How Does Your State Rank at Tax Time?
There’s nothing like the proverbial knock of the tax man to focus your attention on how much it costs your company to do business. How much you must pay to play depends in part on where you’ve chosen to hang your hat.
If you can take the weather and relative isolation, for example, South Dakota is a great state for entrepreneurs and small businesses, according to the just-released “Business Tax Index 2011” from the Small Business and Entrepreneurship Council (SBE Council). It took the top ranking for being tax-friendly in this year’s index.
But if your business calls the nation’s capital or Minnesota home, you’re not as blessed. The District of Columbia came in dead last, handily leaving in the lurch the next-to-the-last Land of 10,000 Lakes.
The index is based on 18 different tax measures that include income, capital gains, property, death/inheritance, unemployment and various consumption-based taxes such as state gas and diesel levies.
The index reported that the 10 best tax systems are South Dakota in first place followed by Texas, Nevada, Wyoming, Washington, Florida, Alabama, Alaska, Ohio and Colorado.
The 10 worst state tax systems, according to the index, are Rhode Island, Hawaii, Vermont, California, Maine, Iowa, New York, New Jersey, Minnesota and District of Columbia.
The index has an interactive nationwide map that provides a snapshot of each state’s individual ranking.
“High levels of spending translate into increased tax burdens on the entrepreneurs and investors who drive economic growth and job creation," said Raymond J. Keating, chief economist for SBE Council and author of the report. “There is a reason why low tax states are better able to attract investment, and ‘Business Tax Index 2011' helps to shed light on the tax burdens that are affecting the decisions of individuals and businesses. In many states, elected officials continue to propose tax increases — and actually raise them — in order to fund out-of-control government spending. High levels of spending translate into increased tax burdens on the entrepreneurs and investors who drive economic growth and job creation.”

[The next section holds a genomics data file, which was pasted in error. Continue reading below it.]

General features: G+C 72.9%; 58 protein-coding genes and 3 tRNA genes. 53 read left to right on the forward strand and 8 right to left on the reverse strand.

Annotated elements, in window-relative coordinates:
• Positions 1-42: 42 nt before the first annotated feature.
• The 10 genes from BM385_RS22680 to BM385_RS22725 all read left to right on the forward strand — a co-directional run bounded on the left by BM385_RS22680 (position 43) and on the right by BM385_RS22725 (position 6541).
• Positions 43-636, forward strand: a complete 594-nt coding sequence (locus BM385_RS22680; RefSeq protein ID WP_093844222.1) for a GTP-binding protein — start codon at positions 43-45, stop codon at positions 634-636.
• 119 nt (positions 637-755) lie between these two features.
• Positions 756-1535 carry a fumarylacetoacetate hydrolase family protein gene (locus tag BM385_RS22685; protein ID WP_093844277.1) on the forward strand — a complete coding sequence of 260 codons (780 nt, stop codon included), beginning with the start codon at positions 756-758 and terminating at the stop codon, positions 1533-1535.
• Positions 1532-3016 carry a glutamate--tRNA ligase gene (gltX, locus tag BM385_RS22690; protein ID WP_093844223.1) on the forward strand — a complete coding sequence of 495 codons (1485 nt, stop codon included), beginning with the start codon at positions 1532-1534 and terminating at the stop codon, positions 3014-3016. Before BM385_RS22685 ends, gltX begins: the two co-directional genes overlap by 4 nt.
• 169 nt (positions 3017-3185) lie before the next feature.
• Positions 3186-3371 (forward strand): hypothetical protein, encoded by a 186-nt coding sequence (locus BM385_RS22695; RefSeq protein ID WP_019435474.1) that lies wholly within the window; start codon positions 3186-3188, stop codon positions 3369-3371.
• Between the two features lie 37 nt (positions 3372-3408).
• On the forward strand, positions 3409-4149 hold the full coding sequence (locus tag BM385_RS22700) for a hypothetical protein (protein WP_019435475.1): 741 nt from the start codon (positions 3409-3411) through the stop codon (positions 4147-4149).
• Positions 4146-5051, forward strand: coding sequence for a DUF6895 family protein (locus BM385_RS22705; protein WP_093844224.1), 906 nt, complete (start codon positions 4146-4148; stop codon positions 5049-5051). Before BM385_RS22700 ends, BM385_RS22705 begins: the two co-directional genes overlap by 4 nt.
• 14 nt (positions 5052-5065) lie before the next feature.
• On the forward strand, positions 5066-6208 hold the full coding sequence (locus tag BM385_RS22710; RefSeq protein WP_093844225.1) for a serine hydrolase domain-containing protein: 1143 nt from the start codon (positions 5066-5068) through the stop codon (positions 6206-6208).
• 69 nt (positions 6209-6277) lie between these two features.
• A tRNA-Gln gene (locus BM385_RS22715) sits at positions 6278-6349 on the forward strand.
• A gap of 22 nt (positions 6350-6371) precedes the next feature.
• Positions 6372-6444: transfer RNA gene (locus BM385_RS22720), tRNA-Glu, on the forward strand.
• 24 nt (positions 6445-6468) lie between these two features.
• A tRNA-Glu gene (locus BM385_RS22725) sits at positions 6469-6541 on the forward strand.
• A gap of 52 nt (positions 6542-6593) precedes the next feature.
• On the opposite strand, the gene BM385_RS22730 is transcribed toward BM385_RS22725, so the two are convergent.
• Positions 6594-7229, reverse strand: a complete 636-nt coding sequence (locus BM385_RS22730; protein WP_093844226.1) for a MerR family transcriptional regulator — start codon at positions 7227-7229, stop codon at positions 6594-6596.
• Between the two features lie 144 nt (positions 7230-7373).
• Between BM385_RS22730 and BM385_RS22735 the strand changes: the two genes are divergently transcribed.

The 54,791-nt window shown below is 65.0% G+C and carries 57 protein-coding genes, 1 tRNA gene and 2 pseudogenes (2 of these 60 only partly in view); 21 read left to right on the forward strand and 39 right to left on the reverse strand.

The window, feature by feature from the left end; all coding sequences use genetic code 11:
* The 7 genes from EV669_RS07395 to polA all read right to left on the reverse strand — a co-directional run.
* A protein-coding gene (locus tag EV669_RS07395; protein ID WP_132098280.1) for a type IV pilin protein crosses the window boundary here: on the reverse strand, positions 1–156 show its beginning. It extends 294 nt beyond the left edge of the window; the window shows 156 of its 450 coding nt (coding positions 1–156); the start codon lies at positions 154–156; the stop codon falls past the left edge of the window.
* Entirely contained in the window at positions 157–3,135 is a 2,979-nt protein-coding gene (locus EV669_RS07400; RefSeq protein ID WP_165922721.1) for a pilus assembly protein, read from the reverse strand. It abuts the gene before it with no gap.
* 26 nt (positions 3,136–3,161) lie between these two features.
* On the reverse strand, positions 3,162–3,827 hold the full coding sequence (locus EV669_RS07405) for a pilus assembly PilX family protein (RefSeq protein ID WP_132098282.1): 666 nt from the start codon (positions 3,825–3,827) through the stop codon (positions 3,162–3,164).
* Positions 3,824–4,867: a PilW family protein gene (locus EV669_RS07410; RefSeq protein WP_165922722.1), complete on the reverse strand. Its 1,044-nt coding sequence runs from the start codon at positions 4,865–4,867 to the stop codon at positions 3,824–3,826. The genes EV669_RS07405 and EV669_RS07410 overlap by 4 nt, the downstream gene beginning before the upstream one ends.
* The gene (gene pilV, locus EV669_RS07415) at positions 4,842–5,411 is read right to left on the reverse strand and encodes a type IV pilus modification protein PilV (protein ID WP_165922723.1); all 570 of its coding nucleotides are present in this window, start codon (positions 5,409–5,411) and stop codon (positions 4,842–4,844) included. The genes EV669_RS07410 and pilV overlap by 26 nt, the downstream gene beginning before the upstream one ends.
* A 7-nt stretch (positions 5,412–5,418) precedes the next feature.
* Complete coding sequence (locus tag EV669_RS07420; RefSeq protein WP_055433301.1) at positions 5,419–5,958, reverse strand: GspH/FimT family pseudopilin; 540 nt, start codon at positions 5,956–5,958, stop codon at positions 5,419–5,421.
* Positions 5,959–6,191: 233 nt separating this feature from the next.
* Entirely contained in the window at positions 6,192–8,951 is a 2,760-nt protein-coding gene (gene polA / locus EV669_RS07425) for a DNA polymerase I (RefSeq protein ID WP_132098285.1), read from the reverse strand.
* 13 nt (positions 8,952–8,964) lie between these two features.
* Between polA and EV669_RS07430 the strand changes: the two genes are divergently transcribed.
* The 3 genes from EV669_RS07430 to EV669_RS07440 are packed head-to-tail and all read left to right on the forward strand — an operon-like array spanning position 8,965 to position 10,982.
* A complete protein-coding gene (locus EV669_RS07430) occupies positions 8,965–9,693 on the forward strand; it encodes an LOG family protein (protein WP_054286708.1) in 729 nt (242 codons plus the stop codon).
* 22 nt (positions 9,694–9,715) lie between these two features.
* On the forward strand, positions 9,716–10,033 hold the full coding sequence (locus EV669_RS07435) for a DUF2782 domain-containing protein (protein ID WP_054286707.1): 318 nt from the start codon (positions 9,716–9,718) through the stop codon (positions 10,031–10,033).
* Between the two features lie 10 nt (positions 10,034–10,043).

"The path is pretty simple for elected officials that want to attract investment, encourage small business growth and create jobs,” added Karen Kerrigan, SBE Council president and CEO. “Keep taxes low, and get spending under control. In several states — particularly those that are making headlines such as Ohio and Wisconsin — the governors are working to do just that, and these states will reap the benefits of their sound approach. A competitive tax system will help small businesses grow, and allow each state's economy to thrive."
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Reach BusinessNewsDaily senior writer Ned Smith at firstname.lastname@example.org. Follow him on Twitter @nedbsmith.